It’s said that when the early German settlers came to this country they often brought two books with them–Luther’s translation of the Bible and Johann Arendt’s book True Christianity. True Christianity was the opening statement, if you will, in the movement that became known as Pietism. Since that time this movement has been hailed as a saving force for Reformation theology and demonized as a substitution of personal feelings for Biblical truth.
I’ve been asked to write a little about Pietism and I’ll admit that I think it has overall been a good thing, but like any system established by people, it has its flaws and dangers.
The early Reformers did not spend much time on systematizing their theology–they were too busy dealing with the immediate problems and dangers they were facing. In the generations after Luther’s death, Lutheran scholars began to work on theology in way Luther had not. Indeed, some of the most famous ones began to again use the methodologies of the Scholastic scholars Luther so disliked. That, combined with the increasing Rationalism of the age, led many Lutheran clergy to treat faith as a series of doctrines which, once learned and professed, would lead to salvation for the believer. There was little discussion of what that should mean for the life of someone who professed Christ as Savior.
Arendt’s work was meant to encourage Christians to do more than simply recite statements, but to allow Christ to change their lives, to alter the way they saw the world and behaved in it. It was, in effect, a call to sanctification in the life of a believer.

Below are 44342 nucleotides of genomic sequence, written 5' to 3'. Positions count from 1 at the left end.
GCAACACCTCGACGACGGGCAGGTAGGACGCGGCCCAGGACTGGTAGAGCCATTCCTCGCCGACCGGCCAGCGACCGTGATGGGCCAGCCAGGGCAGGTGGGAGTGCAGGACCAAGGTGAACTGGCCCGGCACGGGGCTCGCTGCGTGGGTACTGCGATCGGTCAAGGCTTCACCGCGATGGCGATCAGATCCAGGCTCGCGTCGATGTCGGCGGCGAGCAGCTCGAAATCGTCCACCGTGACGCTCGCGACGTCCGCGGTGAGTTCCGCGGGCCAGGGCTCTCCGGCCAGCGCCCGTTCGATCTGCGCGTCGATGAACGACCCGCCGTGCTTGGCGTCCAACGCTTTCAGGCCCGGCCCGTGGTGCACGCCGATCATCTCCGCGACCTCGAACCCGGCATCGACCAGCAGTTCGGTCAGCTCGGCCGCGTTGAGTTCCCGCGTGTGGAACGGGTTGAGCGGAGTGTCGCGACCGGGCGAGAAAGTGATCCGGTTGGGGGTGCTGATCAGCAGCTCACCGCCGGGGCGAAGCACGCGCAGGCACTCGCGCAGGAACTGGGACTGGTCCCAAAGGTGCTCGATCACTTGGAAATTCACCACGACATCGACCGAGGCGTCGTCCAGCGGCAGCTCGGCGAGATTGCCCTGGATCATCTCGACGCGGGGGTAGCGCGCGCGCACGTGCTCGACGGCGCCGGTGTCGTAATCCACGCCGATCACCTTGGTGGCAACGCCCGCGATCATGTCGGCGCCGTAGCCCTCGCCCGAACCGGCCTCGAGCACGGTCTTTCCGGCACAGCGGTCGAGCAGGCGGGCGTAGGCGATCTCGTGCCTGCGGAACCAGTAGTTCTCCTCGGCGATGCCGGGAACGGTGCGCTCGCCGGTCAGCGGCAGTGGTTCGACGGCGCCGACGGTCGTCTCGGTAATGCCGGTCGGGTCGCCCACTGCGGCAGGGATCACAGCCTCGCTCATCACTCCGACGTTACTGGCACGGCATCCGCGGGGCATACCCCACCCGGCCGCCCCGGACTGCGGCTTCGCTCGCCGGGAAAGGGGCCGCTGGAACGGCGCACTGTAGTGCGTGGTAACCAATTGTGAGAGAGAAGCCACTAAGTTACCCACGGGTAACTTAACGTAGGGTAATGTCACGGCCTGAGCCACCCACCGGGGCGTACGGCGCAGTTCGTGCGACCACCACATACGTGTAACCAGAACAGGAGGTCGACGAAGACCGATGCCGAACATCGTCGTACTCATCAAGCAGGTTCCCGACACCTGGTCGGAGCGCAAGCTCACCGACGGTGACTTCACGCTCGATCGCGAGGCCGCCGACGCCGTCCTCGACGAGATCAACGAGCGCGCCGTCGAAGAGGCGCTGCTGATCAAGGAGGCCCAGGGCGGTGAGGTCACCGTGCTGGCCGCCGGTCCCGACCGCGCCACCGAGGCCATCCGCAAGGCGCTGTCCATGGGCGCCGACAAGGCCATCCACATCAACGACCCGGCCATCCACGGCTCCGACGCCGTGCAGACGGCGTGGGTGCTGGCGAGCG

A generation later Philip Spener wrote a new introduction to True Christianity which came to be called the Pia Desideria. This is often cited as the beginning of the Pietism movement. It was a powerful movement in Germany and Scandinavia for several centuries. Many of the Lutherans who came to American brought this as part of their religious understanding. The great organizer of early American Lutheranism was Henry Melchior Muhlenberg who was trained at the University of Halle, the center of German Pietism at the time. Later on Scandinavian immigrants brought their version of the movement to the Us.
At its best Pietism was a holistic movement which taught both good doctrine and a life of piety, a faith life that showed itself in good works. At its worst Pietism could become overly fixated on the importance of a a personal response to Christ leading them to a semi-Pelagianism that substituted a person’s willful acceptance for Christ’s saving election. It would therefore be wrong to completely identify piety with Pietism. One can without a doubt live a pious life without being a Pietist. Works of piety are not part of a movement, but of a lifestyle.
On the whole Pietism had a lasting impact on Lutheran thought and life, especially in the United States where Lutheranism has remained a dynamic religious movement even as it has shed part of it’s ethnic identity